Annotations and comments

william wright has posted 16 annotations/comments since 16 February 2013.

The most recent…


Comments

About Saturday 31 August 1661

william wright  •  Link

"to take the gilt off the gingerbread"

In the boat building world that I inhabit, taking the gilt of the gingerbread comes from
docking large ships. Masters would show their seamanship and boat handling skills
whilst docking. Get this manouver wrong and hit the dock or mostly another ships
rigging that you were laying up against was considered bad seamanship.
Resulting in "Taking the gilt off the gingerbread."

About Sunday 21 April 1661

william wright  •  Link

"Doing a Foreigner" Being in the building trade for over 55 years I have heard the phrase,
but not often. We use the phrase "doing a homer" this means using someone from the
trade that you want to employ who works for someone else. These people will work for
you at a reduced rate therefore taking trade away from the guvnor. If caught it usually
meant the sack.

About Friday 15 March 1660/61

william wright  •  Link

Re Baltic tar. I restore old wooden boats alongside another old boat builder and we still use "Stockholm Tar" on certain joints for and aft. This tar allow the boat to take a bit of a hit when say tying up and do not leak as it stays flexible. A lot of tar was also sourced from America for use on our navy ships, and most of it came from Carolina, hence the name of Tar Heels for people from that part of the world.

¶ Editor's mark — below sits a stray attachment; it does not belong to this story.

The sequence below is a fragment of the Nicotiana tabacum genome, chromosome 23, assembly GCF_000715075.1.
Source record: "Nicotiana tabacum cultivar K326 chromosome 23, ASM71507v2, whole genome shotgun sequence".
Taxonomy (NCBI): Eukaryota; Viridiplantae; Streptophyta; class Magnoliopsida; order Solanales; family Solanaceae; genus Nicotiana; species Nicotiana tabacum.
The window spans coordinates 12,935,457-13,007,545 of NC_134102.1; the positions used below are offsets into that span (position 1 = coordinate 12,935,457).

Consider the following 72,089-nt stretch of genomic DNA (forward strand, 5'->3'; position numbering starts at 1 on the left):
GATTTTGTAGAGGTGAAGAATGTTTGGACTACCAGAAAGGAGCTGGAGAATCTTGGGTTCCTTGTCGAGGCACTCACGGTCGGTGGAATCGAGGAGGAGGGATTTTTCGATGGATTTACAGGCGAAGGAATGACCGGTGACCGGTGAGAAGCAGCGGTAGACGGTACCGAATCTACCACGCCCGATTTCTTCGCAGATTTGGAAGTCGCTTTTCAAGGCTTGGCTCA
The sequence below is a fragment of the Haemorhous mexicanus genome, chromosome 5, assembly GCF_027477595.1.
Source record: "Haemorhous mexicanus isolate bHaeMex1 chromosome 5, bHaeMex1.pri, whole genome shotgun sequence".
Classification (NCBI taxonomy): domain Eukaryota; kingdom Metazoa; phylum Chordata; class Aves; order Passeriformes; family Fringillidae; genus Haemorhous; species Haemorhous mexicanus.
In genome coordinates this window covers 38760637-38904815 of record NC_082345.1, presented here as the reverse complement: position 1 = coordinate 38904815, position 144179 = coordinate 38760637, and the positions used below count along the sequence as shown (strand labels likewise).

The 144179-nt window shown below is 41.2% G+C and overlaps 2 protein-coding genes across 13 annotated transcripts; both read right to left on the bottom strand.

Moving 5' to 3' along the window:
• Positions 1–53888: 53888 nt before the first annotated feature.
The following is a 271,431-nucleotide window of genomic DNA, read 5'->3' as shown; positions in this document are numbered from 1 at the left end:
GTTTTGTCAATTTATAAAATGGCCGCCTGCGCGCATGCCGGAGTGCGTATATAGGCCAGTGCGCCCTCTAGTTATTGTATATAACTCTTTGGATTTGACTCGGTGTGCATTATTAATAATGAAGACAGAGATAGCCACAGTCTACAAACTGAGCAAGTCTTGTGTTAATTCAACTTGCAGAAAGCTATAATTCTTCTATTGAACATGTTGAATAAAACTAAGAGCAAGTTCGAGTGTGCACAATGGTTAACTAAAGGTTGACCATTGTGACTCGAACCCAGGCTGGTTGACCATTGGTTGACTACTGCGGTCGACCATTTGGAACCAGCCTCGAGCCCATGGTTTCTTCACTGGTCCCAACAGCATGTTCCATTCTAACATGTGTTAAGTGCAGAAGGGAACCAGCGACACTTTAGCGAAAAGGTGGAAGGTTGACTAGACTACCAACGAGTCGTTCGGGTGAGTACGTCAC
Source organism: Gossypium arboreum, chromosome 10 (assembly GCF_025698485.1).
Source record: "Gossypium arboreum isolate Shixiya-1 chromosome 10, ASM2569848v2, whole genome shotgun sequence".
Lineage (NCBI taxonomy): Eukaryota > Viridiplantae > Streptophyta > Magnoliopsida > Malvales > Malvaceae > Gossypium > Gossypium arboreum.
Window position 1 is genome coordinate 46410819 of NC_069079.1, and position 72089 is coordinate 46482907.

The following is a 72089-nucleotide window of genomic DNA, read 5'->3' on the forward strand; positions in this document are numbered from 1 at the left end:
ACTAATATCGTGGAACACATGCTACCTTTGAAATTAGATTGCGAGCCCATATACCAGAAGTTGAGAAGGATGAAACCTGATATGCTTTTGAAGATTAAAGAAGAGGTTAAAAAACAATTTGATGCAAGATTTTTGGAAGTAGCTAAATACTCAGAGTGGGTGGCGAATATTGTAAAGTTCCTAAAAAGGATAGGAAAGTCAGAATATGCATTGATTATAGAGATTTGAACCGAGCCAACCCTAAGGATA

About Saturday 23 February 1660/61

william wright  •  Link

RE HANSA.
My home town of King's Lynn mentioned by SP a short while ago has the only
remaining Hansa building in the whole of the UK. It stands on the South quay
on the river Gt Ouse.

About Monday 18 February 1660/61

william wright  •  Link

My mother was a tweeny at Lord Kitchener's gaff early 20th century and her
wages were £10 per annum. Six and a half day week, and had to buy two
uniforms out of that. Things had not moved very far in 300 years.

About Thursday 31 January 1660/61

william wright  •  Link

I work as a volunteer in the maritime museum which is on the footprint of the old fort overlooking the dock in King's Lynn. I have always known of the ship and its cargo but never been able to find any records of it. Bishop's Lynn before it was King's Lynn.

About Thursday 5 July 1660

william wright  •  Link

"spent" normally means the animal, fish, or whatever has spawned. Maybe it
meant that they had been culled after the rut.